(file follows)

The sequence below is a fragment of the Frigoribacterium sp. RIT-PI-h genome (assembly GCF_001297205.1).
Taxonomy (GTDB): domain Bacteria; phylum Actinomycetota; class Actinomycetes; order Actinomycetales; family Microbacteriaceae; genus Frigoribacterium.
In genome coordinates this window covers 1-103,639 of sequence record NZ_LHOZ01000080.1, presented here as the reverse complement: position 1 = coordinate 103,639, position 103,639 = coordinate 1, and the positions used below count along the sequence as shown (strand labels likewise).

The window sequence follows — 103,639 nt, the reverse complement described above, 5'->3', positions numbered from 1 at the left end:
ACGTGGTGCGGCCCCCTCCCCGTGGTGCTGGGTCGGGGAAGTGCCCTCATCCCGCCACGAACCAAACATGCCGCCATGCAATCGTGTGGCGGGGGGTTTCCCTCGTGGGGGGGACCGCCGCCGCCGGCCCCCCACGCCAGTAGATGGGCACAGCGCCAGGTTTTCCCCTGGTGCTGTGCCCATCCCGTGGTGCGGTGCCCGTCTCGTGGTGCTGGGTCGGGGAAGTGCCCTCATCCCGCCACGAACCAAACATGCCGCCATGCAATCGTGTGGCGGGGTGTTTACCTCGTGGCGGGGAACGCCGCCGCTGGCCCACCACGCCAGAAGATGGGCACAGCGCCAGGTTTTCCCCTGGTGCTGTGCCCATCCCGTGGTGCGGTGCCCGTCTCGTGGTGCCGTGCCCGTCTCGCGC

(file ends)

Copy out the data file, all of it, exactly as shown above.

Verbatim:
The sequence below is a fragment of the Frigoribacterium sp. RIT-PI-h genome (assembly GCF_001297205.1).
Taxonomy (GTDB): domain Bacteria; phylum Actinomycetota; class Actinomycetes; order Actinomycetales; family Microbacteriaceae; genus Frigoribacterium.
In genome coordinates this window covers 1-103,639 of sequence record NZ_LHOZ01000080.1, presented here as the reverse complement: position 1 = coordinate 103,639, position 103,639 = coordinate 1, and the positions used below count along the sequence as shown (strand labels likewise).

The window sequence follows — 103,639 nt, the reverse complement described above, 5'->3', positions numbered from 1 at the left end:
ACGTGGTGCGGCCCCCTCCCCGTGGTGCTGGGTCGGGGAAGTGCCCTCATCCCGCCACGAACCAAACATGCCGCCATGCAATCGTGTGGCGGGGGGTTTCCCTCGTGGGGGGGACCGCCGCCGCCGGCCCCCCACGCCAGTAGATGGGCACAGCGCCAGGTTTTCCCCTGGTGCTGTGCCCATCCCGTGGTGCGGTGCCCGTCTCGTGGTGCTGGGTCGGGGAAGTGCCCTCATCCCGCCACGAACCAAACATGCCGCCATGCAATCGTGTGGCGGGGTGTTTACCTCGTGGCGGGGAACGCCGCCGCTGGCCCACCACGCCAGAAGATGGGCACAGCGCCAGGTTTTCCCCTGGTGCTGTGCCCATCCCGTGGTGCGGTGCCCGTCTCGTGGTGCCGTGCCCGTCTCGCGC